The relative risk of being bitten when using 15% DEET lotion was reduced by 82.86% (95% CI 53.26-93.71, IRR = 0.171, z = −3.45, P = 0.001) when compared to placebo lotion and by 83.43% (95% CI 55.81-93.79, IRR = 0.165, z = −3.59, P <0.0001) when using15% DEET in ethanol over the four hours of the test. There was no significant difference in the average number of An. gambiae s.l. caught at the different positions in the field, in each hour or by each treatment in each hour over the four hours of mosquito collections demonstrating consistent protection. There was however a significant difference in the average number of An. gambiae s.l. caught by volunteer 2: IRR = 2.66 (95% CI 1.42-4.98, z = 3.06, P = 0.002) and volunteer 6: IRR 0.26 (95% CI 0.81-0.84, z = −2.25, P = 0.025) relative to volunteer 1 (Table 3).
Table 3

Effect of 15% DEET repellent over time, treatment, position, and person on Anopheles arabiensis in a four-hour repellent evaluation in the Mbingu village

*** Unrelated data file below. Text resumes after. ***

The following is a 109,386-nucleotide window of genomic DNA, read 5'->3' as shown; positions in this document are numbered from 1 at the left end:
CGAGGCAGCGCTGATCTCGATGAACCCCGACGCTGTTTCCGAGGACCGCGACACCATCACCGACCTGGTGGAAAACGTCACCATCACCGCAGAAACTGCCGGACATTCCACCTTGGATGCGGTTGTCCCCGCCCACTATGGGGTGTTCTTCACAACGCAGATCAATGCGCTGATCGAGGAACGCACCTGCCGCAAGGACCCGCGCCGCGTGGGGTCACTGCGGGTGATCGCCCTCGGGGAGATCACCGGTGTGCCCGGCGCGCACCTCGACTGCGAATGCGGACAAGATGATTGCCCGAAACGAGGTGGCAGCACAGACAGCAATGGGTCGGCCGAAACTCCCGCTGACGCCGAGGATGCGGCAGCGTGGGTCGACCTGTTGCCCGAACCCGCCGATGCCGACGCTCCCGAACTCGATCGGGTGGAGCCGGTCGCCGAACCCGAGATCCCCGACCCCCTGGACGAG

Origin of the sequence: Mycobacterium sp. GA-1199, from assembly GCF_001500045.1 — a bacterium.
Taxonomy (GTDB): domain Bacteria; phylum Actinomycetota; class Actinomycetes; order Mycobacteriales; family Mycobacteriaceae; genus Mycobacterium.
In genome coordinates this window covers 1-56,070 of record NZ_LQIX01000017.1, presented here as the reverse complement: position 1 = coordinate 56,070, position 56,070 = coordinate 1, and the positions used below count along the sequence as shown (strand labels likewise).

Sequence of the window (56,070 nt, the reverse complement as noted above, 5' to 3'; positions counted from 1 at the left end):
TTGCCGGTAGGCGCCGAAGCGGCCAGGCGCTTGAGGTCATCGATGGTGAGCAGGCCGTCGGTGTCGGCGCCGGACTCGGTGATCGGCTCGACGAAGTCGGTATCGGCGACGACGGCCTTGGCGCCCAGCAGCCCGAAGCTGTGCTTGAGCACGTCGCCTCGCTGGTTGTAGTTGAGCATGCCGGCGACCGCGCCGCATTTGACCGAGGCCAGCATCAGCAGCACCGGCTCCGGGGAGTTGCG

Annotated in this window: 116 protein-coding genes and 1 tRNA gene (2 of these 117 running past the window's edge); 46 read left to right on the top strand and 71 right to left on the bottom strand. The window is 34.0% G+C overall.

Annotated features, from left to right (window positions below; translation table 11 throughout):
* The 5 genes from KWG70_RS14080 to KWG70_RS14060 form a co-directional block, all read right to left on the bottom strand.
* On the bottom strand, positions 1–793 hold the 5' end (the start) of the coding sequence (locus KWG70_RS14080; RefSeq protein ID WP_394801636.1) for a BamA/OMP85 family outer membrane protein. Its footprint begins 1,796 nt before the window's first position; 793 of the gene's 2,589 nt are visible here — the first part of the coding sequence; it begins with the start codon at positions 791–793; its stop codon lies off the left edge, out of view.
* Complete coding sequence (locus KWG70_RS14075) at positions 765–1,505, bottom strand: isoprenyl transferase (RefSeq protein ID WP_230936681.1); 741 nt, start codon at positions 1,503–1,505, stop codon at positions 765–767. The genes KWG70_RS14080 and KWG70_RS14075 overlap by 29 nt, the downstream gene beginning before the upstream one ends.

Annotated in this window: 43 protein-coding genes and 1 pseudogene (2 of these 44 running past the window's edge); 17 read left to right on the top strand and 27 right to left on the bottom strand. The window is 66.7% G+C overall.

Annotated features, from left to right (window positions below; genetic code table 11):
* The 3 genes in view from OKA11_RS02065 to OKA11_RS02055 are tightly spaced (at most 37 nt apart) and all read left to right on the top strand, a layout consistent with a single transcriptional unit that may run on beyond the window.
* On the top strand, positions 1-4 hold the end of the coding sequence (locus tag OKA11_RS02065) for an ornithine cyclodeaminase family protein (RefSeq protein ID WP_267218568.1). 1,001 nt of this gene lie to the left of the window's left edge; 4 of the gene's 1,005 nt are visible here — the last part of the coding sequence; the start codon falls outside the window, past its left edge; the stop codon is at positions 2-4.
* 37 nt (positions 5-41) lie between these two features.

Treatments

Hours

Incidence rate ratio (IRR)1[95% CI]

Z-test statistic2

P-value3

15% DEET in lotion format

1

-

-

-

2

0.403 [0.083-1.956]

−1.13

0.260

3

0.326 [0.068-1.550]

−1.41

0.159

4

0.722 [0.185-2.812]

−0.47

0.639

15% DEET in ethanol

1

-

-

-

2

1.229 [0.343-4.399]

0.32

0.750

3

1.963 [0.583-6.621]

1.09

0.277

4

1.370 [0.400-4.693]

0.86

0.500

Treatments

    

Placebo

-

-

-

-

15% DEET in lotion format

-

0.171 [0.063-0.467]

−3.45

0.001

15% DEET in ethanol

-

0.165 [0.062-0.441]

−3.59

<0.0001

Position

    

1

-

-

-

-

2

-

0.932 [0.542-1.602]

−0.25

0.800

3

-

1.262 [0.750-2.126]

0.88

0.380

Person

    

1

-

-

-

-

2

-

2.660 [1.420-4.979]

3.06

0.002

3

-

1.801 [0.924-3.510]

1.73

0.084

4

-

0.381 [0.127-1.141]

−1.72

0.085

5

-

0.328 [0.106-1.015]

−1.93

0.053

6

-

0.262 [0.081-0.841]

−2.25

0.025

1The data for position one, person one and effect of treatments in hour one were used as a reference values for calculating the incidence rate ratios (IRR) for mosquito bites. 2The test statistic z is the ratio of the Coefficient to the Standard error of that respective predictor and is used to test against a two-sided alternative hypothesis that the Coefficient is not equal to zero. 3The probability (P) that a particular z test statistic is different to what has been observed under the null hypothesis.